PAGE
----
The Foot "Fault"

Okay.. He's not quite hulk angry but he gets offended if I call him on something (even though I have been playing disc golf on and off for roughly 13 years). Basically what he does is a basic spin putt. His right foot is planted behind the marker. As he is putting he begins to take a step forward. This usually occurs in under 30ft. He steps forward and the left foot lands in front of the marker before the disc is at rest in the basket.
 
Before long people will begin to think the rules include maintaining balance behind the lie for two seconds. There is no time limit specified in the rules.

Chuck, I understand your insider's edge with the personal opinions of the Rules Committee, but the rest of us are using only the rule book, and its language, to the best of our ability. And, we're trying to get others to believe they can use it, too, without having to resort to a conversation with the RC.
Like I said, the RC has stubbornly refused to put the 2 seconds in the rulebook or Q&A which are both official. All I can say is the RC signed off on my Demonstrate Balance video where I mention the 2 beats/seconds more than once. Here's the thing. The Competition Committee/Director has the final call at events in terms of interpreting the rules. As a marshal (overseen by Competition/Tour Director not RC), I would use the 2 seconds metric if I was observing a player's putting motion. Marshals usually don't initiate calls like this but will second calls and sometimes mention it to a player if their behavior is borderline.
 
Okay.. He's not quite hulk angry but he gets offended if I call him on something (even though I have been playing disc golf on and off for roughly 13 years). Basically what he does is a basic spin putt. His right foot is planted behind the marker. As he is putting he begins to take a step forward. This usually occurs in under 30ft. He steps forward and the left foot lands in front of the marker before the disc is at rest in the basket.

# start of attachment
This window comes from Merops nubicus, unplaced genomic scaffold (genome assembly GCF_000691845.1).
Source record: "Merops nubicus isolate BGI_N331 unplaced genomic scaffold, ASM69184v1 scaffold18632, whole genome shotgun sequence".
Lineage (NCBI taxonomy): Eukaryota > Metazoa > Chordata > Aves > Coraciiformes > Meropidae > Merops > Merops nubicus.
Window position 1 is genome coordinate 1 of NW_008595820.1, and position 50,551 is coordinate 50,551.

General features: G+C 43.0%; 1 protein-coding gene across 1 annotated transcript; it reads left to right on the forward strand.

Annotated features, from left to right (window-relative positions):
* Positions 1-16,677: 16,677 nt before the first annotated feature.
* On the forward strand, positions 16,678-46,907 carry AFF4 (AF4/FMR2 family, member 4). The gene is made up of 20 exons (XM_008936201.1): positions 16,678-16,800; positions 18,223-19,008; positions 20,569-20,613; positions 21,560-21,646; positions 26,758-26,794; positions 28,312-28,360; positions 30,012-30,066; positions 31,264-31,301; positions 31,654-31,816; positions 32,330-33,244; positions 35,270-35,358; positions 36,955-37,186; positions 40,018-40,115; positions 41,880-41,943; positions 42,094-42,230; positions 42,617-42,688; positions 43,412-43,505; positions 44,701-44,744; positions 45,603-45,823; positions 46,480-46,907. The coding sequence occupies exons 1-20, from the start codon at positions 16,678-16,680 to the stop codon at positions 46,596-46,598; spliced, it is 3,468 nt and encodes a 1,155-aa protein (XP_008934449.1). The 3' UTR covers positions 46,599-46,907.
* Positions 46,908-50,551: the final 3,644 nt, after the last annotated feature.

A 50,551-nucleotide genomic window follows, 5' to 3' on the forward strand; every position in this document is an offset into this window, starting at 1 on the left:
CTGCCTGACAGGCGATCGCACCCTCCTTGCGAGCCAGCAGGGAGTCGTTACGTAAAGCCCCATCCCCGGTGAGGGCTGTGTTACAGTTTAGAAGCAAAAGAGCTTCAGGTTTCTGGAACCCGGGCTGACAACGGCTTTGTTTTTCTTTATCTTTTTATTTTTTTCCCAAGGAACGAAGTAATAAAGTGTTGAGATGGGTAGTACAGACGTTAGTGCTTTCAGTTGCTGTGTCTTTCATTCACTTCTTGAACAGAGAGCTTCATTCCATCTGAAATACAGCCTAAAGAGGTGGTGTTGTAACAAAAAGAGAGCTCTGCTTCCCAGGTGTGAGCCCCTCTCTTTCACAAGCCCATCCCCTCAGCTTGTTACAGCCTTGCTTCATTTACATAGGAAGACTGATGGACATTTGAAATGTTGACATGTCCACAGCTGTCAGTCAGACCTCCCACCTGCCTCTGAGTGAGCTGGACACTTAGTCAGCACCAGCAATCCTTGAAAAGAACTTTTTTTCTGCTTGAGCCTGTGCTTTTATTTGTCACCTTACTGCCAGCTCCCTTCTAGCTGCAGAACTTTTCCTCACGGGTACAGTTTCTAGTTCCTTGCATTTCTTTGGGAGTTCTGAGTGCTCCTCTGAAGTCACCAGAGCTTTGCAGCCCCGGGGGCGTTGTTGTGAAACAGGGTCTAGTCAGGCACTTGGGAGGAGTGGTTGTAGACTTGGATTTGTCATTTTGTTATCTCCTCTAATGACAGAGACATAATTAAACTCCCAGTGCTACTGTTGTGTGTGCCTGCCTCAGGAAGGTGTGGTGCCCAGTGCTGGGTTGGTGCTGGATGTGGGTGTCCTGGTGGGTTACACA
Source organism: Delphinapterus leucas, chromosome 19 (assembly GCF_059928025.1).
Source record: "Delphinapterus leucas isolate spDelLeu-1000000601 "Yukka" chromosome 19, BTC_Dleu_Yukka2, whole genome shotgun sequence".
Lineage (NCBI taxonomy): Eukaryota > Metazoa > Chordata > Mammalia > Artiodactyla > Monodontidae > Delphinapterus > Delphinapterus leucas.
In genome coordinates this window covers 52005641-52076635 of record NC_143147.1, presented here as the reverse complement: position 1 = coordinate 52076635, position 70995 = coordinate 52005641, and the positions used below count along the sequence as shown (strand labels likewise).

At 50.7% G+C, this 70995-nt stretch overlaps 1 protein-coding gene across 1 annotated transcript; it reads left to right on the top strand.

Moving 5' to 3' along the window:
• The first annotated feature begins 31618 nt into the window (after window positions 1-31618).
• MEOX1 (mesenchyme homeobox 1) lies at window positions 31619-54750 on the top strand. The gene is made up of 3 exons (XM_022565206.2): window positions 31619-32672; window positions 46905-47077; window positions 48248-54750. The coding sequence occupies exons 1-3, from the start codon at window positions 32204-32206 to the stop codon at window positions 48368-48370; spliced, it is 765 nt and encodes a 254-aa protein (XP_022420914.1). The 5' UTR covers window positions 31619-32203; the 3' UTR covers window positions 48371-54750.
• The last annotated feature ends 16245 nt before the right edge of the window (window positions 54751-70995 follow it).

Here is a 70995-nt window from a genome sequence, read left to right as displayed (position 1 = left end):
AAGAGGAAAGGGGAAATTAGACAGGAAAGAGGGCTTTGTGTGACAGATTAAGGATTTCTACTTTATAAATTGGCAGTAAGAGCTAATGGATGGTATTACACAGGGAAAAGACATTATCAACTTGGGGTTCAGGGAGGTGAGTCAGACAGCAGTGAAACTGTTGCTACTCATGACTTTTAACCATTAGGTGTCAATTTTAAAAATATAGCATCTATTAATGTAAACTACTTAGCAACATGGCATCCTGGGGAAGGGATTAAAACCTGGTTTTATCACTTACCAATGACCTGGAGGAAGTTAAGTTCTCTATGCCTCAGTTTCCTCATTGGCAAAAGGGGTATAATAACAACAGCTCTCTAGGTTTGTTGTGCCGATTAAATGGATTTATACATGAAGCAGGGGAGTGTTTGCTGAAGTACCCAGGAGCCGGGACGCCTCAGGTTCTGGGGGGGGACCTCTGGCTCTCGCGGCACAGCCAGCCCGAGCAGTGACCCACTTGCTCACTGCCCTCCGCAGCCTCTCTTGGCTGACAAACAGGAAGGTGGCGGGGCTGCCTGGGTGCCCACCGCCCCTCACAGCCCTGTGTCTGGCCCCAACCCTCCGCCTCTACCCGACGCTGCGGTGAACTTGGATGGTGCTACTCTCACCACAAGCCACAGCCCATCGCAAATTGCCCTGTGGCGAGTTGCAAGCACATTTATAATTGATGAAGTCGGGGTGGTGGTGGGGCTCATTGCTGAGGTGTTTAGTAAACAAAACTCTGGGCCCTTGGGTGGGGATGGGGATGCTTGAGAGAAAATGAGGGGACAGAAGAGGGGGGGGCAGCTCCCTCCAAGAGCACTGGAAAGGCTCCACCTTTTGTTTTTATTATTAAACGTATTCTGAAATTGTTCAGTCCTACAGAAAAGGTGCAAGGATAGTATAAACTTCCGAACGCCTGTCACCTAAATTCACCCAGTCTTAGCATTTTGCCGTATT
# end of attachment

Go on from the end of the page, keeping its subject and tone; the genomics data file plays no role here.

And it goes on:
That's OK as long as it's two seconds between the instant he releases the putt and when his left foot touches the ground in front of the marker. What the disc is doing is irrelevant.
 
That's OK as long as it's two seconds between the instant he releases the putt and when his left foot touches the ground in front of the marker. What the disc is doing is irrelevant.

On longer putts he might be okay, but inside the circle it's all one instantaneous action, but you helped me out with my putting and balance cgk so thank you:eek:
 
Like I said, the RC has stubbornly refused to put the 2 seconds in the rulebook or Q&A which are both official. All I can say is the RC signed off on my Demonstrate Balance video where I mention the 2 beats/seconds more than once. Here's the thing. The Competition Committee/Director has the final call at events in terms of interpreting the rules. As a marshal (overseen by Competition/Tour Director not RC), I would use the 2 seconds metric if I was observing a player's putting motion. Marshals usually don't initiate calls like this but will second calls and sometimes mention it to a player if their behavior is borderline.

Understood. Also, let me say that I appreciate you weighing in on these discussions. The rule states that the "player must demonstrate full control of balance before advancing toward the target." That's it.

If we'd like to offer a *suggestion* for those who have trouble recognizing "full control of balance", then remaining still, behind the lie, for two seconds appears to be reasonable. I could see a group suggesting two seconds to the fellow player who, in the consensus of the group, is pushing the limits of the rule; doing this either as part of a warning, or better, as a pre-warning. If a player windmilling behind his marker, trying to keep from falling over, counted to two and then stepped forward, I'm sure I, and everyone else, would call it. Full control of balance is just that; no matter how long it lasts.

Not trying to be argumenative, just *suggesting* that we keep the rules, as written, separate from conversations with a Rules Committee that is not readily accessible to the players.
 
Chuck, do you reaelly think it it is wise to insist on the 2 second thing, when the rule book or Q&A says no such thing? We have enough made up, self taught, passed through the grapevine rules to deal with out there.